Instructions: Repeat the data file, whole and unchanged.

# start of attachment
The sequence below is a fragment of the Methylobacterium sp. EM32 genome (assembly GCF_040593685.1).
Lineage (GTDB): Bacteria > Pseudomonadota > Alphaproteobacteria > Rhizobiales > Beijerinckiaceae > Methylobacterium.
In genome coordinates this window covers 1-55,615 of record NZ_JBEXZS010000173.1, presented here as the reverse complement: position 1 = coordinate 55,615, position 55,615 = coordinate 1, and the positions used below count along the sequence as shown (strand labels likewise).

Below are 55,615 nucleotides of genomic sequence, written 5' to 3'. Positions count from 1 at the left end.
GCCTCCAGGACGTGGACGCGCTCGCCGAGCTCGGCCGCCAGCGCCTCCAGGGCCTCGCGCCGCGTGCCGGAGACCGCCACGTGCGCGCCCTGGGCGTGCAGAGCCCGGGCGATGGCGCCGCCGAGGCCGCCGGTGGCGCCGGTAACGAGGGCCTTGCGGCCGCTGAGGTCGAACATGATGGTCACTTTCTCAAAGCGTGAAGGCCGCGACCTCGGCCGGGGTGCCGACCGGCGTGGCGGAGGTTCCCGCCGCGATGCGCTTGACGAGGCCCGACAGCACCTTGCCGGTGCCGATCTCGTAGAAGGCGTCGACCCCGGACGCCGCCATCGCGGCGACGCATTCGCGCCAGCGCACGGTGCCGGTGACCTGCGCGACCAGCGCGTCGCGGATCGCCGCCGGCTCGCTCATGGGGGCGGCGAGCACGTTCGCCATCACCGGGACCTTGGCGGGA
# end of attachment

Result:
The sequence below is a fragment of the Methylobacterium sp. EM32 genome (assembly GCF_040593685.1).
Lineage (GTDB): Bacteria > Pseudomonadota > Alphaproteobacteria > Rhizobiales > Beijerinckiaceae > Methylobacterium.
In genome coordinates this window covers 1-55,615 of record NZ_JBEXZS010000173.1, presented here as the reverse complement: position 1 = coordinate 55,615, position 55,615 = coordinate 1, and the positions used below count along the sequence as shown (strand labels likewise).

Below are 55,615 nucleotides of genomic sequence, written 5' to 3'. Positions count from 1 at the left end.
GCCTCCAGGACGTGGACGCGCTCGCCGAGCTCGGCCGCCAGCGCCTCCAGGGCCTCGCGCCGCGTGCCGGAGACCGCCACGTGCGCGCCCTGGGCGTGCAGAGCCCGGGCGATGGCGCCGCCGAGGCCGCCGGTGGCGCCGGTAACGAGGGCCTTGCGGCCGCTGAGGTCGAACATGATGGTCACTTTCTCAAAGCGTGAAGGCCGCGACCTCGGCCGGGGTGCCGACCGGCGTGGCGGAGGTTCCCGCCGCGATGCGCTTGACGAGGCCCGACAGCACCTTGCCGGTGCCGATCTCGTAGAAGGCGTCGACCCCGGACGCCGCCATCGCGGCGACGCATTCGCGCCAGCGCACGGTGCCGGTGACCTGCGCGACCAGCGCGTCGCGGATCGCCGCCGGCTCGCTCATGGGGGCGGCGAGCACGTTCGCCATCACCGGGACCTTGGCGGGA